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Princeton, Woodrow Wilson And The Complex Legacy Of Race In America

Tim Snyder: "If Wilson's name were to be removed at Princeton, would the students, faculty and staff there be closer to racial equality?" Pictured: Woodrow Wilson takes the oath of office for his first term as President on March 4, 1913. On Monday, April 4, 2016, Princeton University announced that, after months of scholarly examination of the famous alumnus's legacy, the Wilson name will remain, but new programs to promote transparency, diversity and racial equality on campus will be implemented.  (File/AP)
Tim Snyder: "If Wilson's name were to be removed at Princeton, would the students, faculty and staff there be closer to racial equality?" Pictured: Woodrow Wilson takes the oath of office for his first term as President on March 4, 1913. On Monday, April 4, 2016, Princeton University announced that, after months of scholarly examination of the famous alumnus's legacy, the Wilson name will remain, but new programs to promote transparency, diversity and racial equality on campus will be implemented. (File/AP)
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Princeton University announced this week that it will not remove Woodrow Wilson's name from its School of Public and International Affairs as well as a residential college that also bears his name. The decision comes in the wake of student calls last November for the university to recognize and disavow the racist and segregationist views of America's 28th president, and to acknowledge the problem of racial inequality on campus, by changing the school and the college's names.

If we remove all public references to racist historical figures but continue to ignore the roots and the<strong> </strong>enormity of racial inequality in America, is that really a victory?

The protests were part of a larger student movement last fall calling for, among other demands, reconsideration of Harvard Law School’s seal, which is based on the family crest of slave owners, and the removal of Thomas Jefferson statues at William and Mary and other colleges, because the Founding Father and third U.S. president also owned slaves.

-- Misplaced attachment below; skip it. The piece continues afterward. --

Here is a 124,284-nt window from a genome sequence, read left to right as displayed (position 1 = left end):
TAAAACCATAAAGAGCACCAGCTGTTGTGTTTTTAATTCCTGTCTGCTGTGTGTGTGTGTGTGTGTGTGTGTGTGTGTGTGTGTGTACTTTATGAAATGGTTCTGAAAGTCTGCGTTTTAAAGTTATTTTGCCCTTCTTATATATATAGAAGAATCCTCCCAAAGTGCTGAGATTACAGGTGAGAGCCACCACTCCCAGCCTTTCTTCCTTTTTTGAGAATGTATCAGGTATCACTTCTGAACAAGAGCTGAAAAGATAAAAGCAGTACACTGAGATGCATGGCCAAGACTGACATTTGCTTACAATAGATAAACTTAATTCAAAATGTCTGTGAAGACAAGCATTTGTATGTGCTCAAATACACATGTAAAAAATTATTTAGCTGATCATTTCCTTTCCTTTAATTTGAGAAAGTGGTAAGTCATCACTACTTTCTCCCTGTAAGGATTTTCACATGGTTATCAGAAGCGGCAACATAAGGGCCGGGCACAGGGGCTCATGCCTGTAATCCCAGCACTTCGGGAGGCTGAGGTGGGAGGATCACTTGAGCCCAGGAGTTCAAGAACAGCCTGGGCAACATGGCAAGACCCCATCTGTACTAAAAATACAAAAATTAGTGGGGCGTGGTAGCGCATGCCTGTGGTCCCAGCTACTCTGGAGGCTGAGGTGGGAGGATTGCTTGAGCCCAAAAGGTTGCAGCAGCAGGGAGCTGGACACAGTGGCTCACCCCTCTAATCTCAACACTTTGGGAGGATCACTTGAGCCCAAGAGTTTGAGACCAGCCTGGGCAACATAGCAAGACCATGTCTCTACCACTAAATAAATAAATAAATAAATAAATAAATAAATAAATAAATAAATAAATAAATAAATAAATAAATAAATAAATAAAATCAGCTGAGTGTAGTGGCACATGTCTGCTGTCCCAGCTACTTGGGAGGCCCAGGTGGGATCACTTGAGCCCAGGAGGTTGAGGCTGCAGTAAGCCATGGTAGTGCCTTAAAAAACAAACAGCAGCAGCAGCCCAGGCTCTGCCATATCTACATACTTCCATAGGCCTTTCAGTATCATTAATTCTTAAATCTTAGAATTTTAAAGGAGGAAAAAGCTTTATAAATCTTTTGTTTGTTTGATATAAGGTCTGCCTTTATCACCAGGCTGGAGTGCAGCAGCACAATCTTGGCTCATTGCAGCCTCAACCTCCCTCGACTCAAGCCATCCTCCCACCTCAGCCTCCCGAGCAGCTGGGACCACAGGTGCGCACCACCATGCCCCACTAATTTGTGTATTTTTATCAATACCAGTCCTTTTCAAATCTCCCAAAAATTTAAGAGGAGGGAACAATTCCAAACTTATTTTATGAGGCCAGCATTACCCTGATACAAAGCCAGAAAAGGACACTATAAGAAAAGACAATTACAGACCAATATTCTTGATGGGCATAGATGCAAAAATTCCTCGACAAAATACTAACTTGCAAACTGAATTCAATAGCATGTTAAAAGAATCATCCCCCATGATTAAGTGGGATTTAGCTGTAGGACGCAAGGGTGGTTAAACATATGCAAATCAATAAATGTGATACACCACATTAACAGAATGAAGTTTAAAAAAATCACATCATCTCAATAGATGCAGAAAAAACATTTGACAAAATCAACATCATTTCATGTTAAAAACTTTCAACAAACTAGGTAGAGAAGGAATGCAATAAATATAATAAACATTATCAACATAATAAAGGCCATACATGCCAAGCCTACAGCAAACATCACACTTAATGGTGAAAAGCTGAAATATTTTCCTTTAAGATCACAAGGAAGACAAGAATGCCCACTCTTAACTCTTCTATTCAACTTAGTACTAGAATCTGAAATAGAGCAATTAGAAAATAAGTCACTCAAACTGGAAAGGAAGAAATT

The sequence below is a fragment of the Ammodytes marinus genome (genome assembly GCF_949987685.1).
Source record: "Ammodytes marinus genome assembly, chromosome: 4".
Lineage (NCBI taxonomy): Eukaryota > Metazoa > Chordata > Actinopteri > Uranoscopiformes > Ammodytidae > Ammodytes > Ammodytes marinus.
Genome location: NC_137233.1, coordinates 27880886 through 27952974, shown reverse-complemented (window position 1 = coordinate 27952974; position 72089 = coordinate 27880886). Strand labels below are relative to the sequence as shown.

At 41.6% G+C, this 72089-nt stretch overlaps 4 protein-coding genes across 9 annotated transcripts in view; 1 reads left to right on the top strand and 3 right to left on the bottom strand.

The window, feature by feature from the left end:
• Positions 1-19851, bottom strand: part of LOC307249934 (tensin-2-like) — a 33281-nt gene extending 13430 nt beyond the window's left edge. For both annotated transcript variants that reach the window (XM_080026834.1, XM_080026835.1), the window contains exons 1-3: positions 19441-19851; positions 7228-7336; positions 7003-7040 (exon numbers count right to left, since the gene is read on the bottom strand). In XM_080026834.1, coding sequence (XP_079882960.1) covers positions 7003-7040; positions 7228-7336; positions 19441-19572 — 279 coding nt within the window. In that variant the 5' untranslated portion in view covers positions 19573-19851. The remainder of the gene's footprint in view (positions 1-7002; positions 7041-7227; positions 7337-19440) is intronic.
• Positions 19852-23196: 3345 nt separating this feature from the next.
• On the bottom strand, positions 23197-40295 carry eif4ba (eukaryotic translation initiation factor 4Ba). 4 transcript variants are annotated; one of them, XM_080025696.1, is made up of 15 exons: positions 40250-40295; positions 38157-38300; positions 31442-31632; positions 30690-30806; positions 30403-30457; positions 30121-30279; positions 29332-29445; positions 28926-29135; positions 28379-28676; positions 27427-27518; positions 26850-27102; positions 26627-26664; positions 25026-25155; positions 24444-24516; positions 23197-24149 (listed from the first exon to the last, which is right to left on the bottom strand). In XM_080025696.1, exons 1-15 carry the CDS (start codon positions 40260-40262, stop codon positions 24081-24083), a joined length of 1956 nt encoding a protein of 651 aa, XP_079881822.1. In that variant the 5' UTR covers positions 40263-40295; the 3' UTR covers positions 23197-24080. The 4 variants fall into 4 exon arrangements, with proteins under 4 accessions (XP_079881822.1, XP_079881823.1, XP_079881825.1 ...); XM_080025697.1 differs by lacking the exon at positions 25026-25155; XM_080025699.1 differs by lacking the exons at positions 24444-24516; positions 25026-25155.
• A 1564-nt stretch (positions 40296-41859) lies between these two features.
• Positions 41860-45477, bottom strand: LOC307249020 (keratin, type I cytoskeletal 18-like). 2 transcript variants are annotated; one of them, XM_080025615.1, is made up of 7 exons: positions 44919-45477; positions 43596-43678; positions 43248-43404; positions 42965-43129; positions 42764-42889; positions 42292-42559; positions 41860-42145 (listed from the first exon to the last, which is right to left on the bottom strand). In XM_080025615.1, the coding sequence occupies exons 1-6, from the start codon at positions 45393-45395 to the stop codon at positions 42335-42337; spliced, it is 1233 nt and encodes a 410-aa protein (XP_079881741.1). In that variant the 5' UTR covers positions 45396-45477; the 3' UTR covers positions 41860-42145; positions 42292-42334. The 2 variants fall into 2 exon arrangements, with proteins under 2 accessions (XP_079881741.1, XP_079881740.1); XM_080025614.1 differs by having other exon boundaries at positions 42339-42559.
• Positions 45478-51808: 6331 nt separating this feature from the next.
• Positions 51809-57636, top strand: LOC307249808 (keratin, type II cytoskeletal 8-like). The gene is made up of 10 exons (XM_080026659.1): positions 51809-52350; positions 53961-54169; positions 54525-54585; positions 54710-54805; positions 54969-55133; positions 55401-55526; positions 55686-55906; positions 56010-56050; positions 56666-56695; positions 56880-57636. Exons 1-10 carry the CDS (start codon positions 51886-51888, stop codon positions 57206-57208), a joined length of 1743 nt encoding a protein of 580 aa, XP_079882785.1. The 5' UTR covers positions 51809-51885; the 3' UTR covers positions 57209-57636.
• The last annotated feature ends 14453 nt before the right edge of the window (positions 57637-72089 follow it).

All of which causes me to wonder: Are we missing the forest for the trees? If we remove all public references to racist historical figures but continue to ignore the roots and the enormity of racial inequality in America, is that really a victory?

So now might be a good time to ask: What, in the end, did the Princeton protests accomplish?

Wilson's name stays, but the university announced initiatives geared to improve diversity on campus and enrich the experience of underrepresented students. Among them, pipeline programs to increase the diversity of doctoral students. School officials also pledged to increase programs that promote education and transparency on diversity issues.

In a statement announcing their decision, Princeton officials noted that “contextualization is imperative.” Officials urged “transparency in recognizing Wilson’s failings and shortcomings as well as the visions and achievements that led to the naming of the school and the college in the first place.”

In asking us to compare the value of Wilson’s work to prevent war against his efforts to block the enrollment of black students, is Princeton posing the right question? Is one individual’s “complex legacy,” as the Princeton statement put it, sufficient context to examine a problem far bigger than any one person?

Instead of looking at Wilson’s record on race in the context of his full resume, we should instead look at it in the context of society at the time. Princeton cautions against forgetting that this racist, segregationist president brought about world peace. I would caution against forgetting that his racist, segregationist views were widely held at the time.

It’s not just that Wilson was racist or that Jefferson before him was. It’s that America was racist. A focus on a few of history's bold face names risks vastly underestimating the scope of the problem. It leads us to think that equality can be achieved by changing a name or a seal.

...we let ourselves off easy by scapegoating dead white men,<strong> </strong>no matter how worthy of our scrutiny their records on race may be.

That’s not to say that challenging the names that adorn these symbols isn’t an important way to start conversations, open minds and implement course-correcting changes that bring about greater equality. The Princeton example demonstrates this. As Princeton president Christopher Eisgruber, whose office was ground zero of the 32-hour student protest last fall, told NPR, the protesters changed the way the school and the country thinks about Wilson.

But we let ourselves off easy by scapegoating dead white men, no matter how worthy of our scrutiny their records on race may be. We need to change the way we think about our history beyond just reevaluating the legacies of historical figures.

If Wilson's name were to be removed at Princeton, would the students, faculty and staff there be closer to racial equality? No. Considering one man's racism in the context of his wider biography is still just considering the tree, and we’re in a forest.

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Tim Snyder Twitter Cognoscenti contributor
Tim Snyder is a freelance writer, commentator and essayist based in Boston. His work focuses on current issues in public policy and culture.

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